As an aside, never try to buy cheap FT232RL chips on ebay/et al - there are counterfeit ones around, but they don't actually work on windows, and you can't tell until you have it assembled and find that they don't work.

thanks for the comprehensive info and tips.

i'll definitely consider the ready-made CH340G USB-to-TTL modules then, the main consideration is really price but was also thinking, if i can get things cheap and get a positive learning experience as well, why not.

EDIT: as for the SOIC-16 version i was thinking i'd solder it to one of these;

then get it on a breadboard.

i found this blog with a schematic that might be possible to breadboard....

may i ask what the drawbacks are in strongly recommending against breadboarding it ?

is it loose fitting connections or convoluted wiring ?

i haven't even started through-hole soldering yet, let alone SMD - will have to check out tutorials on those to see how much more difficult it can get.

Breadboarding is not good for high frequency stuff. Maybe the 12 MHz oscillator won't run on the breadboard.

There is a lot is inter-capacitance on the breadboard, making your signals noisy. Maybe USB won't work at all because of this.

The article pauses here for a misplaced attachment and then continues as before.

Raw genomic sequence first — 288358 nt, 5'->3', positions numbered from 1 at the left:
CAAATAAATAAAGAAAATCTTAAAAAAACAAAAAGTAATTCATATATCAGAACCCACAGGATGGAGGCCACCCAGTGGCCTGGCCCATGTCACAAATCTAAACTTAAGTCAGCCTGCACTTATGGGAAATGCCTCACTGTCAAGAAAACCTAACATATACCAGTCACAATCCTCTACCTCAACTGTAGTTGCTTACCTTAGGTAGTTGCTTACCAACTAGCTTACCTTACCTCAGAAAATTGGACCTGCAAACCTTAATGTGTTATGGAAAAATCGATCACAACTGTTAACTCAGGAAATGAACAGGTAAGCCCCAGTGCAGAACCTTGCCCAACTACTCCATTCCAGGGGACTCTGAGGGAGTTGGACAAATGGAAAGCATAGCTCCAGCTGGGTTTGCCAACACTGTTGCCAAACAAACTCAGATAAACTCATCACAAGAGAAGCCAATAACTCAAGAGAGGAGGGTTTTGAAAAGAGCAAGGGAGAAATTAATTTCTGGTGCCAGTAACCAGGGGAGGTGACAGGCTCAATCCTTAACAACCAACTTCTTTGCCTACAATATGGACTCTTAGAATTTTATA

// Per.

oh, i see - will have to search "breadboard inter-capacitance" then, thanks.

the Breadboard Arduino has a 16MHz oscillator though, one presumes that works if it's an "official layout".

is that a different case from a USB-to-TTL circuit on a breadboard ?

On the TTL side things are very slow.

On the USB side things are very fast. 480 megabits per second

ahh okay - many thanks.

my fundamental knowledge expands...

FTDI USB to serial cables are readily available, solves the problem of USB conversion without needing to
add a chip into your breadboarded circuit.

For instance: https://www.sparkfun.com/products/9716

FTDI USB to serial cables are readily available, …

well yes, there’s no denying the “just use it” policy being more efficient - but that also presumes the product is already at it’s most efficient level, and not to forget price-worthiness.

who knows what someone else can do at a “cheaper price” that would eat away at the profit margins of the market leader ! (who will no doubt say that the “cheaper method” sacrifices quality - folllowed by lies, damn lies and statistics !)

marketing issues aside, my thoughts are more towards learning the fundamentals - it comes down to time management, is it something worth spending time to experience oneself, finding out the instances where theory doesn’t quite match up in the practical real world.

it’s not so much trying to re-invent the wheel, but more about “what did the first wheel-makers go through before making the best wheel possible”.

the technical world has amassed so much knowledge that no one can ever experience everything from ‘first principles’ and they will just have to accept that a ‘black box’ will do “X” and you don’t have to know how it does it right down to the gritty details. (Note: understanding the theory of it is another matter. )